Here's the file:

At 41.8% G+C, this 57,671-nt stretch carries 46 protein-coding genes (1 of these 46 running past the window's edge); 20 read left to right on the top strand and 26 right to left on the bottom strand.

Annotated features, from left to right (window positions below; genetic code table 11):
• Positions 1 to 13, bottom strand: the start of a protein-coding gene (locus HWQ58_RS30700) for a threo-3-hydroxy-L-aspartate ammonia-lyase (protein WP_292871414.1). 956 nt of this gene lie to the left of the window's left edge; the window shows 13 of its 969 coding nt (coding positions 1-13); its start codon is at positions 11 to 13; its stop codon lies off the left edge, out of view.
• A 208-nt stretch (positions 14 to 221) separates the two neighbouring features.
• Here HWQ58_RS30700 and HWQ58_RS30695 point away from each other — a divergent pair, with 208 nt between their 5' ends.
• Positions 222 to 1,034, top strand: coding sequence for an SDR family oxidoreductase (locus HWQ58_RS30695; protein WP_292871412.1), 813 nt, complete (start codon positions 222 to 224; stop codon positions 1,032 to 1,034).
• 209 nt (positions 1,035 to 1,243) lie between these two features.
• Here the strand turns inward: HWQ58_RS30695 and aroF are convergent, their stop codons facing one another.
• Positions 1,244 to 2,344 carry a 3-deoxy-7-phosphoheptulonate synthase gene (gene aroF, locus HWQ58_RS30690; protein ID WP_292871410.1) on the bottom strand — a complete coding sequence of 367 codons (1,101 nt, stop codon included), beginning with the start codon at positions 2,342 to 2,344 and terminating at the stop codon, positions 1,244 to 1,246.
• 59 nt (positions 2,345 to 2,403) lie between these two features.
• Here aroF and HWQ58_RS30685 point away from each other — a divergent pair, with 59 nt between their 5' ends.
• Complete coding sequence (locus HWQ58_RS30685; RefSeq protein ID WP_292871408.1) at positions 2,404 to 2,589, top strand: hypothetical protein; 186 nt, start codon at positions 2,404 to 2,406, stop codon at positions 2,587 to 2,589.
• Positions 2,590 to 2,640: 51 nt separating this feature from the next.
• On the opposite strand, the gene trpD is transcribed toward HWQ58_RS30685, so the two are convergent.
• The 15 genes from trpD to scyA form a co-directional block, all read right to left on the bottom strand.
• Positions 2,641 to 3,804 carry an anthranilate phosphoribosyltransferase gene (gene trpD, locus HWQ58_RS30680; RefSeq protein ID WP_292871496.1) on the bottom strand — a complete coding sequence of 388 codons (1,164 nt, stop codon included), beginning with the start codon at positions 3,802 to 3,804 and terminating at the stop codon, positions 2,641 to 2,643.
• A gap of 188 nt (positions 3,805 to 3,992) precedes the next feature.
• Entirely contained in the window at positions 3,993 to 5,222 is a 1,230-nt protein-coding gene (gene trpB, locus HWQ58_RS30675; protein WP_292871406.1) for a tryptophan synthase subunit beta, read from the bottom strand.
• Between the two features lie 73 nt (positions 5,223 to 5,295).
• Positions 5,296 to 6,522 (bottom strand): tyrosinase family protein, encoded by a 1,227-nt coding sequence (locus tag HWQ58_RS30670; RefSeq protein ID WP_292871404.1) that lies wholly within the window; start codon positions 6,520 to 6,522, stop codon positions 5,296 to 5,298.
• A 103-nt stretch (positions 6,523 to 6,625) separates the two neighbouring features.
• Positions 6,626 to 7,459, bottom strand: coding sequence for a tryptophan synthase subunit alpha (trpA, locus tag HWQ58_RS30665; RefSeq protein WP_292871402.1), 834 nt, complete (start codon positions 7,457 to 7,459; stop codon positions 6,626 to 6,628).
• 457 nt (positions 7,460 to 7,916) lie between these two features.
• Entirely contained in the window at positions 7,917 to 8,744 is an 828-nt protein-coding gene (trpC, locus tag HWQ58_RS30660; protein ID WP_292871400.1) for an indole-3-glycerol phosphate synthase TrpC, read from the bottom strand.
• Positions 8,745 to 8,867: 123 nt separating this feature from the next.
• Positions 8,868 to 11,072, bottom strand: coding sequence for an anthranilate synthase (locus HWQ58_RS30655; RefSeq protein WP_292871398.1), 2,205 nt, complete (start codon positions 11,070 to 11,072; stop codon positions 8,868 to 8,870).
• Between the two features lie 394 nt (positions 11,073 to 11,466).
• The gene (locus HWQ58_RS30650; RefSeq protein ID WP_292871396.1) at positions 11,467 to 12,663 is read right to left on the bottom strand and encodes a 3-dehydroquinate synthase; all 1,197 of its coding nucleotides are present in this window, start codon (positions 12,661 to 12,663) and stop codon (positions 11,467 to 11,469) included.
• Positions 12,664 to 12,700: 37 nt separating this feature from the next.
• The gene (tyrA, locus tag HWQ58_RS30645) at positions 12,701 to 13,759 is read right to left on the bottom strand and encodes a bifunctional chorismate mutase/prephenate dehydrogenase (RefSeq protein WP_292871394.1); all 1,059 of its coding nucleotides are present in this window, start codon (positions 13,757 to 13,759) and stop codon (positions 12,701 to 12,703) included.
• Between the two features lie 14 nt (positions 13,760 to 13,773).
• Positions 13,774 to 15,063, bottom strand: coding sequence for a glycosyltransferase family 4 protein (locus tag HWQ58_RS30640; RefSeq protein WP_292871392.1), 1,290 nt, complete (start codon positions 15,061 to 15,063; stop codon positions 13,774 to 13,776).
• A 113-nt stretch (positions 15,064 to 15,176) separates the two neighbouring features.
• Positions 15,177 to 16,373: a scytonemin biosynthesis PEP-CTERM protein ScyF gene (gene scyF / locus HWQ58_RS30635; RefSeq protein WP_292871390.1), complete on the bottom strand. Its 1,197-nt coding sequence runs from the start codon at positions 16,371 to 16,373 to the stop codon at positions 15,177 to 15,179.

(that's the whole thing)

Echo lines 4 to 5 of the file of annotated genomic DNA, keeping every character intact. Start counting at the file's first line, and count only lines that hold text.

• A 208-nt stretch (positions 14 to 221) separates the two neighbouring features.
• Here HWQ58_RS30700 and HWQ58_RS30695 point away from each other — a divergent pair, with 208 nt between their 5' ends.